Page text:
Two main questions which always arise in respect of children on family breakdown are with which parent a child resides and who should have contact/visitation/access rights. The difference between the two concepts is not always clear cut, especially in a legal system which has never had the concept of custody, such as Russia. The term ‘parental rights and duties’ is used in the Russian Family Code since conception of the Russian Family Code of 1926 meaning an integral legal institution. Parents of a child, whether they are married or not, have equal parental rights and duties towards their child. In the context of Russian family and procedural law, custody disputes are place of a child’s residence disputes. Place of a child’s residence, being a formal concept, results in a shift of volume of daily care of a child being moved towards a residential parent.
According to Art. 66 of the Russian Family Code, non-residential parent is entitled to maintain contact with the child and to participate in his/her upbringing and education. The parent with whom the child resides may not hinder the child’s contact with the other parent, unless such contact undermines the child’s physical or psychological health or moral development. In practice however, the parent may exert a psychological manipulation over a child to provoke hostility towards other parent – a so-called ‘parental alienation syndrome‘ (the term was introduced by an American child psychiatrist Richard Gardner in 1985).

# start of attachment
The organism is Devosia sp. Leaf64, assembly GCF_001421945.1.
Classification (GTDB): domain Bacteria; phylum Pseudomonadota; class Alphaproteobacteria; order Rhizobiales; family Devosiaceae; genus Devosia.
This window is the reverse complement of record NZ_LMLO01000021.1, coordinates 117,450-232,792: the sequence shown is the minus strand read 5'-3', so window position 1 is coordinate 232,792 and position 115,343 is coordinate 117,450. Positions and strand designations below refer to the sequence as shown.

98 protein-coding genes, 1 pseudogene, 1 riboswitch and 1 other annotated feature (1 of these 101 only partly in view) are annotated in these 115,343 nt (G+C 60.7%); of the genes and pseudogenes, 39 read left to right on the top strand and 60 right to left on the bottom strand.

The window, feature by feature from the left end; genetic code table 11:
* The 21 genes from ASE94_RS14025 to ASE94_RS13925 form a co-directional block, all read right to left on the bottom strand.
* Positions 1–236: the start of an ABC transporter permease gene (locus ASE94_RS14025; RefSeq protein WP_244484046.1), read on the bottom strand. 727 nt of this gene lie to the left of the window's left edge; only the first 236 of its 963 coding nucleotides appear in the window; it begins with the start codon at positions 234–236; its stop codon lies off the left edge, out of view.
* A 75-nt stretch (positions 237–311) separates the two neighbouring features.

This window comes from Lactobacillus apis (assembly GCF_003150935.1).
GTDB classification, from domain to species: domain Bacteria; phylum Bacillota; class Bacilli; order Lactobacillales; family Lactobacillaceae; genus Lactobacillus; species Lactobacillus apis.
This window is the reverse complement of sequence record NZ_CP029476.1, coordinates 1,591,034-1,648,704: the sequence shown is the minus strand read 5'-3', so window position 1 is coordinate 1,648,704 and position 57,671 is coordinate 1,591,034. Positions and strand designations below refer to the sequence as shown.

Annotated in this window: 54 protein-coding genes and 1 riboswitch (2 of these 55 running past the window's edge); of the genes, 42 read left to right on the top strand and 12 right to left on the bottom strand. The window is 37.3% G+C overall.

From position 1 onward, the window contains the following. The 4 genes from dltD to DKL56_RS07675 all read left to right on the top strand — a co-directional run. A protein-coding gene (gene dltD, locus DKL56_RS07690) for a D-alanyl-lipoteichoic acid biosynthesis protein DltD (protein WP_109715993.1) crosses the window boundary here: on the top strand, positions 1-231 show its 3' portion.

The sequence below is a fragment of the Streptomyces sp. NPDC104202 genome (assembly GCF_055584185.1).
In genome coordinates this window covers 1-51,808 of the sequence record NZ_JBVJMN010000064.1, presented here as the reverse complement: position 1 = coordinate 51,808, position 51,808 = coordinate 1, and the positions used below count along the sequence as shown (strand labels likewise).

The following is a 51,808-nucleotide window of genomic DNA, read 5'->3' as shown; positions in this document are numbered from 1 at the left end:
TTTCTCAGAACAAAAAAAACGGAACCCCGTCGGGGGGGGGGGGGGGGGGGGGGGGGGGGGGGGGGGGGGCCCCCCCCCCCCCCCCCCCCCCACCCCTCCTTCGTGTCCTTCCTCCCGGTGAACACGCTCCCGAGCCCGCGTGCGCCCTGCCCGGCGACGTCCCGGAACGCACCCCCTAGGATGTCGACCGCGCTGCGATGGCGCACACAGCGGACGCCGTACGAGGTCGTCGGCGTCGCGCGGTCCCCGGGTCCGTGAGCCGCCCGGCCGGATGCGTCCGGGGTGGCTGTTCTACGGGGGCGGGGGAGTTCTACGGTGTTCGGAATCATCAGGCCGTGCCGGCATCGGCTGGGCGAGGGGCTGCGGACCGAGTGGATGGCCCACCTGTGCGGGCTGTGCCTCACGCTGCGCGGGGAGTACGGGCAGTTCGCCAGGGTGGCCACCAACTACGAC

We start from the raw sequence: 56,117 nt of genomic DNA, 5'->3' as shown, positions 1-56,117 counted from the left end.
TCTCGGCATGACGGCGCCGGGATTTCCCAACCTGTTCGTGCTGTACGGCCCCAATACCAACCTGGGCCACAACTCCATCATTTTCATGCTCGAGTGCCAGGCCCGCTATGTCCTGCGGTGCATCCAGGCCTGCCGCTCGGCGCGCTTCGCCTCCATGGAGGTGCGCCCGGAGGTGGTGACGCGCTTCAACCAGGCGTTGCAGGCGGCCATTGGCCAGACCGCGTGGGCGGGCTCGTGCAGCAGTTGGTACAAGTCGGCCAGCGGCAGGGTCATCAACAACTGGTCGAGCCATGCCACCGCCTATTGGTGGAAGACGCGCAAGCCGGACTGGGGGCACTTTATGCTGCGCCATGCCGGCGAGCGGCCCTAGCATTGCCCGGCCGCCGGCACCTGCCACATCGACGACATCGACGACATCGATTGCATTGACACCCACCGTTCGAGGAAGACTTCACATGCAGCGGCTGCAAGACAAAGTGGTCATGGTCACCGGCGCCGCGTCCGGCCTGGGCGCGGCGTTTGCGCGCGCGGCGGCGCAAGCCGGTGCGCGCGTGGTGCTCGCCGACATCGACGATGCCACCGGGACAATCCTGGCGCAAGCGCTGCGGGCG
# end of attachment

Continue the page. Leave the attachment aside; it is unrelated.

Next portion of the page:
According to the Russian legislation, parents may reach a written agreement about the manner of exercise of parental authority by the non-residential parent. If the parents are unable to come to an agreement, any dispute between them shall be decided by a court, with the participation of the local child protection body.
Local child protection body may also assist a non-residential parent in pursuing his/her visitation/contact/access right. In cross-border cases a parent might apply to one of 8 courts competent to hear cases in the framework of the 1980 Hague Convention.
The terms ‘alternate custody’, ‘shared residence’are unknown to Russian law. Meanwhile the Parliamentary Assembly of the Council of Europe adopted the Resolution 2079 (2015) “Equality and shared parental responsibility: the role of fathers” calling for the member states to introduce into their laws the principle of shared residence following a separation of parents of a child.